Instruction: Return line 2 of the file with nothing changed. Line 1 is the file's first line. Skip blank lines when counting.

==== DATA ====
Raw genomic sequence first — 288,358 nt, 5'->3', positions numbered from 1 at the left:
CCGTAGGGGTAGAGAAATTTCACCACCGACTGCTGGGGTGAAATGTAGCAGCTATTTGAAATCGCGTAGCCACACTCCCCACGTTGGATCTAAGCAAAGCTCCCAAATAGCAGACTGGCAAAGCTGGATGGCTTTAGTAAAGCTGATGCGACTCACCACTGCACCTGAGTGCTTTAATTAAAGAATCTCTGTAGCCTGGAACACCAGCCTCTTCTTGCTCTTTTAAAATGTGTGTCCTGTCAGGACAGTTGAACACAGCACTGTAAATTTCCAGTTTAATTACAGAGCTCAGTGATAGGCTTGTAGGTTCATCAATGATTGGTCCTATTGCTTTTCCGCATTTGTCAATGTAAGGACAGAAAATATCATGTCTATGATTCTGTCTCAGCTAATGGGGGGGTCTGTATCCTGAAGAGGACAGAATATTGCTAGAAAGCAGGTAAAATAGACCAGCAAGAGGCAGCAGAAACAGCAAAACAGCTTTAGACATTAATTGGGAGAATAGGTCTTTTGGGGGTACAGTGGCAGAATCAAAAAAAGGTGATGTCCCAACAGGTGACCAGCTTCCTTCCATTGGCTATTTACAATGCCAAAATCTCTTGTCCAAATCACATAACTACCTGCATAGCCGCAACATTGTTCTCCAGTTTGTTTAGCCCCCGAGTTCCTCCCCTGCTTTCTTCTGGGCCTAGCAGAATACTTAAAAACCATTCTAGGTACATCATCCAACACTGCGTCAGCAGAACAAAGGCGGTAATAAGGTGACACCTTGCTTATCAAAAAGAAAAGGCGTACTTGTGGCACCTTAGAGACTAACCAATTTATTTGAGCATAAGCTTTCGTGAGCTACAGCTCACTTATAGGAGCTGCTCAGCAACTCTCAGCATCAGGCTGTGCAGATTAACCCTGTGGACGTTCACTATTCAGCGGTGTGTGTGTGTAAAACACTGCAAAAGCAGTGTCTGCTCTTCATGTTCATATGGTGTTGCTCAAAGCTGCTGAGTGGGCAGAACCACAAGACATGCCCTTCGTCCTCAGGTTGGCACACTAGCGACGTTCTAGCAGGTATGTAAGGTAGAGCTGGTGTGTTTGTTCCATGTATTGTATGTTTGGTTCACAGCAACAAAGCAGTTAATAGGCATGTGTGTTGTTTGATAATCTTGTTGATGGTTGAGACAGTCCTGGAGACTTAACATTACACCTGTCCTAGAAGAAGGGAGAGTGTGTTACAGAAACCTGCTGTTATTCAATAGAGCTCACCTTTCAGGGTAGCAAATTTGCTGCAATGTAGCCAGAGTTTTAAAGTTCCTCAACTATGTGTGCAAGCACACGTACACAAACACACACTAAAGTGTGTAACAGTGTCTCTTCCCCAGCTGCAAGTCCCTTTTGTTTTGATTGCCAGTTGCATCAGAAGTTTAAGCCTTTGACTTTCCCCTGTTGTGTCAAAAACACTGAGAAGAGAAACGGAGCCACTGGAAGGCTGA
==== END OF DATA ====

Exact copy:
CCGTAGGGGTAGAGAAATTTCACCACCGACTGCTGGGGTGAAATGTAGCAGCTATTTGAAATCGCGTAGCCACACTCCCCACGTTGGATCTAAGCAAAGCTCCCAAATAGCAGACTGGCAAAGCTGGATGGCTTTAGTAAAGCTGATGCGACTCACCACTGCACCTGAGTGCTTTAATTAAAGAATCTCTGTAGCCTGGAACACCAGCCTCTTCTTGCTCTTTTAAAATGTGTGTCCTGTCAGGACAGTTGAACACAGCACTGTAAATTTCCAGTTTAATTACAGAGCTCAGTGATAGGCTTGTAGGTTCATCAATGATTGGTCCTATTGCTTTTCCGCATTTGTCAATGTAAGGACAGAAAATATCATGTCTATGATTCTGTCTCAGCTAATGGGGGGGTCTGTATCCTGAAGAGGACAGAATATTGCTAGAAAGCAGGTAAAATAGACCAGCAAGAGGCAGCAGAAACAGCAAAACAGCTTTAGACATTAATTGGGAGAATAGGTCTTTTGGGGGTACAGTGGCAGAATCAAAAAAAGGTGATGTCCCAACAGGTGACCAGCTTCCTTCCATTGGCTATTTACAATGCCAAAATCTCTTGTCCAAATCACATAACTACCTGCATAGCCGCAACATTGTTCTCCAGTTTGTTTAGCCCCCGAGTTCCTCCCCTGCTTTCTTCTGGGCCTAGCAGAATACTTAAAAACCATTCTAGGTACATCATCCAACACTGCGTCAGCAGAACAAAGGCGGTAATAAGGTGACACCTTGCTTATCAAAAAGAAAAGGCGTACTTGTGGCACCTTAGAGACTAACCAATTTATTTGAGCATAAGCTTTCGTGAGCTACAGCTCACTTATAGGAGCTGCTCAGCAACTCTCAGCATCAGGCTGTGCAGATTAACCCTGTGGACGTTCACTATTCAGCGGTGTGTGTGTGTAAAACACTGCAAAAGCAGTGTCTGCTCTTCATGTTCATATGGTGTTGCTCAAAGCTGCTGAGTGGGCAGAACCACAAGACATGCCCTTCGTCCTCAGGTTGGCACACTAGCGACGTTCTAGCAGGTATGTAAGGTAGAGCTGGTGTGTTTGTTCCATGTATTGTATGTTTGGTTCACAGCAACAAAGCAGTTAATAGGCATGTGTGTTGTTTGATAATCTTGTTGATGGTTGAGACAGTCCTGGAGACTTAACATTACACCTGTCCTAGAAGAAGGGAGAGTGTGTTACAGAAACCTGCTGTTATTCAATAGAGCTCACCTTTCAGGGTAGCAAATTTGCTGCAATGTAGCCAGAGTTTTAAAGTTCCTCAACTATGTGTGCAAGCACACGTACACAAACACACACTAAAGTGTGTAACAGTGTCTCTTCCCCAGCTGCAAGTCCCTTTTGTTTTGATTGCCAGTTGCATCAGAAGTTTAAGCCTTTGACTTTCCCCTGTTGTGTCAAAAACACTGAGAAGAGAAACGGAGCCACTGGAAGGCTGA